Here are my answers.

So you may need to pause the video to mark your work.

And now it's just time for the explore task.

So I want you to use each of the number cards once, and only once, to complete the inequality frame.

Repeat to complete the frame in three different ways.

So I want you to try and fill these blanks in with these numbers and try and do it in three different ways.

I have a hint for this.

Well, I want you to have a goal before I give you your hint.

So if you need the hint come back, but I want you to have a goal first.

So pause the video to complete your task and resume once you're finished.

Here is my hint.

I've just cited off a few of them.

Here I've got 2/4, blank, something sevenths.

Here I've got 7, 4.

0 and 2.

So you've got to kind of think, "All right, using this one, what digits do I have left? Well, what's that? What's that about? Well, that's about 1/2, so I need something more than 1/2 here, more than 1/2 here.

Well, which numbers could I use?" Here, you've got that's four point something.

Well, what would have to go on the top to make that bigger than four? Have a think about that.

Is the "more than one" option.

And over here I've just started off with some common denominators.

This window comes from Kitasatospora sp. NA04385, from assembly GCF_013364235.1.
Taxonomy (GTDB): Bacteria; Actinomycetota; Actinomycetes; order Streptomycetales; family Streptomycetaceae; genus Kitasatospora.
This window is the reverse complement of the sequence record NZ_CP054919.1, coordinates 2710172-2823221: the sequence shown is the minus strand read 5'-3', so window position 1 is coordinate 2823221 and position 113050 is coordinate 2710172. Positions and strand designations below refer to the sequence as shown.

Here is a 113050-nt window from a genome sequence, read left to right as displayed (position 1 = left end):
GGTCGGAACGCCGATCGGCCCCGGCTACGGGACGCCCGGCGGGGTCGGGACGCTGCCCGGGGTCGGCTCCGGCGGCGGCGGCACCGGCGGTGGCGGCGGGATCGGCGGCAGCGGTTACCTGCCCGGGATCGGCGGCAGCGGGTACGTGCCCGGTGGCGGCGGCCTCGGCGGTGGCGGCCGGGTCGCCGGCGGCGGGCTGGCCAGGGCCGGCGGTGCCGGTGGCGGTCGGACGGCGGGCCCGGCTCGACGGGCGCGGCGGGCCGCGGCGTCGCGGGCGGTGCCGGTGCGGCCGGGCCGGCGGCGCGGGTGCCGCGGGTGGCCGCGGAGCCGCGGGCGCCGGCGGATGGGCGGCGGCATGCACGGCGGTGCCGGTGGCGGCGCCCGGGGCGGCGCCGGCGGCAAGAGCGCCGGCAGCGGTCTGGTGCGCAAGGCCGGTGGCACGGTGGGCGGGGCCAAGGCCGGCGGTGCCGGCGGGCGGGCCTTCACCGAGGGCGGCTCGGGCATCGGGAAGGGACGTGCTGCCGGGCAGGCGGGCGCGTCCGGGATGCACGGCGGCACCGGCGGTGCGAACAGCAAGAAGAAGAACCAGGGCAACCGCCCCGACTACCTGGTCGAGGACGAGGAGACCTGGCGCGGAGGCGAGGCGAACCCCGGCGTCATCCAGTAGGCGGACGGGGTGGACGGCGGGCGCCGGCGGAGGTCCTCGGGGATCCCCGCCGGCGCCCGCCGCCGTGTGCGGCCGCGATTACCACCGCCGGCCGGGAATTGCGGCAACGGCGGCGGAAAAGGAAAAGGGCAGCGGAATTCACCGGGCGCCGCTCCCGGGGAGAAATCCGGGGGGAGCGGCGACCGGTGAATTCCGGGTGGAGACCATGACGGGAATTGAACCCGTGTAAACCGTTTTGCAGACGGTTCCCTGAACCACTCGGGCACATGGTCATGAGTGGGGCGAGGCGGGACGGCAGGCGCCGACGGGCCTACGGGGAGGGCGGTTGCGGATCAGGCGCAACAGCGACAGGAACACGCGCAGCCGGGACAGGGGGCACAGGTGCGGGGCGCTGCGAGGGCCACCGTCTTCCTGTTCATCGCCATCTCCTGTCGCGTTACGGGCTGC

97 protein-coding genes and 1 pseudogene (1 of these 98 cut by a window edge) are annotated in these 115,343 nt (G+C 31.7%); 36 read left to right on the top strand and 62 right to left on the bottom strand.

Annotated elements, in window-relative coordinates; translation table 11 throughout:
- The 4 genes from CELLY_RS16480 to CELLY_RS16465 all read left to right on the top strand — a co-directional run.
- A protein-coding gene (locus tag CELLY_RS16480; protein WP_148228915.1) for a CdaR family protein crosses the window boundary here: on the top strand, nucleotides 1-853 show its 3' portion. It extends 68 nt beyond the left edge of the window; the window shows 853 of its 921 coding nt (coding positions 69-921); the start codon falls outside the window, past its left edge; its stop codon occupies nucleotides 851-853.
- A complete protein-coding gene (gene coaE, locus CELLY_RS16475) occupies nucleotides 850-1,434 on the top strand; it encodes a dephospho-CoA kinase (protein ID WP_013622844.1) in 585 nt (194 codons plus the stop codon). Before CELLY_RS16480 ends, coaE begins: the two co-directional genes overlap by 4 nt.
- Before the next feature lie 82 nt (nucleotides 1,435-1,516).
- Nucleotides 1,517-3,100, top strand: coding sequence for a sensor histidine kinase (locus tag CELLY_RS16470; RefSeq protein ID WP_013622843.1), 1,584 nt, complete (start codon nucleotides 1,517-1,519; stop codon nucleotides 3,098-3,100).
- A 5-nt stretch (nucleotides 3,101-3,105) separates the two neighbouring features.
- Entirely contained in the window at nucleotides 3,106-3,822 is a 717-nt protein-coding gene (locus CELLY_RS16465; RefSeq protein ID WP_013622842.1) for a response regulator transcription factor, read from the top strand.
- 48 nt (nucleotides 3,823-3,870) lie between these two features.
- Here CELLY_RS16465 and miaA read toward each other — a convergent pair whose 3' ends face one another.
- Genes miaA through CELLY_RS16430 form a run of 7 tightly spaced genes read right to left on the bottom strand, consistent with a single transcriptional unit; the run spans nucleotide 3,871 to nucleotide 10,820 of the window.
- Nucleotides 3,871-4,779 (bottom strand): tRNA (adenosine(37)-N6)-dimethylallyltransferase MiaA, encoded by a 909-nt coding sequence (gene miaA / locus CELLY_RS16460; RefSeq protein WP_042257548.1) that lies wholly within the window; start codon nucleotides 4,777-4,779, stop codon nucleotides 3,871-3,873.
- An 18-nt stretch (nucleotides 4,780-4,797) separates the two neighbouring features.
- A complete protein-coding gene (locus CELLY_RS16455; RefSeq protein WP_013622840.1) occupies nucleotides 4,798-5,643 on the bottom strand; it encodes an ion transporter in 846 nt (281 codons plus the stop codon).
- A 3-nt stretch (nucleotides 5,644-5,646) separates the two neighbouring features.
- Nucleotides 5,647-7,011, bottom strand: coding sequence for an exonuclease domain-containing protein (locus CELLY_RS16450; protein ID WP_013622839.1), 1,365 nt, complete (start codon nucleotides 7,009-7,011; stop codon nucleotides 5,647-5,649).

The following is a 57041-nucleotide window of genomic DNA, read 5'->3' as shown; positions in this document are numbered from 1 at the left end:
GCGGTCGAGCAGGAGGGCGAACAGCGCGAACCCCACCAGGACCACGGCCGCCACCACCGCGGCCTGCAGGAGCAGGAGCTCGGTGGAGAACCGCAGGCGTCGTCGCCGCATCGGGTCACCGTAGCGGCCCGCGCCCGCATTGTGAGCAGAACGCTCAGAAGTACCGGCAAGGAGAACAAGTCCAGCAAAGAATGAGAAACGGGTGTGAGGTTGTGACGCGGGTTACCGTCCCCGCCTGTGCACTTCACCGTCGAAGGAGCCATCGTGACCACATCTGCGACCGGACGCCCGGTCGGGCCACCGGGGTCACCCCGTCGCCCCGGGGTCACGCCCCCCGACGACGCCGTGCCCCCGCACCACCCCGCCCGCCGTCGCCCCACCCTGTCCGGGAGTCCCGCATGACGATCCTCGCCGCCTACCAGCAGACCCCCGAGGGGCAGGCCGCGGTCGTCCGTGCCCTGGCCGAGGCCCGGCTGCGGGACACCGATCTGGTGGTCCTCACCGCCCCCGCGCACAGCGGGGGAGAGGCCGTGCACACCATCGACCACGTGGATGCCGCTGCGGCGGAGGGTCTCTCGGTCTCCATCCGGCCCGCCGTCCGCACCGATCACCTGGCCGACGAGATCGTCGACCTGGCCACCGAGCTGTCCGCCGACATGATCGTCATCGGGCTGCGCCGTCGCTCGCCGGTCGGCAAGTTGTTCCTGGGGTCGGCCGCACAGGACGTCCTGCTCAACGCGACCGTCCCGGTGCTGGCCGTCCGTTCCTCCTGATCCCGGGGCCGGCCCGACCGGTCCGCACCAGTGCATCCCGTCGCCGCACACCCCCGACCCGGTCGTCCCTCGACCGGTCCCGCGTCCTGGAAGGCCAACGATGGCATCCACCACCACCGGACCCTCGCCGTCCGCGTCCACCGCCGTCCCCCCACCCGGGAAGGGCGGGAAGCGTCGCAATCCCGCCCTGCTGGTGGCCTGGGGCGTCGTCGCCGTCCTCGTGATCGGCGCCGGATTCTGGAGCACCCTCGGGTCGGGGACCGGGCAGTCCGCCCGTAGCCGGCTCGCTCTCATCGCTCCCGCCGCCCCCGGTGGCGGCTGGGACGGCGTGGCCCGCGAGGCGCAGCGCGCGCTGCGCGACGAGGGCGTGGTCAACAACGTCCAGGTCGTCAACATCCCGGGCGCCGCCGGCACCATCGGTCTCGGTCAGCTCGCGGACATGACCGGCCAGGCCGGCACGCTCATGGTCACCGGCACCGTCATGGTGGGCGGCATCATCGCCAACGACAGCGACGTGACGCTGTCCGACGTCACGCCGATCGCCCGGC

Ninths are very small and a half so much bigger.

What could our numerators be? What could the decimal be? So just have a goal.

And you might not get at it first time, but just try lots of different numbers.

Every time you try, even if you don't get it correct, that's more practise if you comparing them.

So you're just getting, if you get it right on the first go, you're getting very little practise.

Wherever it's taking you quite a few attempts, you're getting loads of practise of comparing decimals and fractions, which is awesome.

So pause the video and come back once you've finished.

And here are three example answers that I have chosen, and there are so many.

I can't even comprehend how many there are, but hopefully you found a few and hopefully you found it an interesting task.

So that is all for this lesson and that is all for the unit.

If you'd like, please ask your parent or carer to share your work on Twitter, tagging @OakNational and #LearnwithOak.

Thank you very much for all your hard work over these lessons and yes, thank you very much.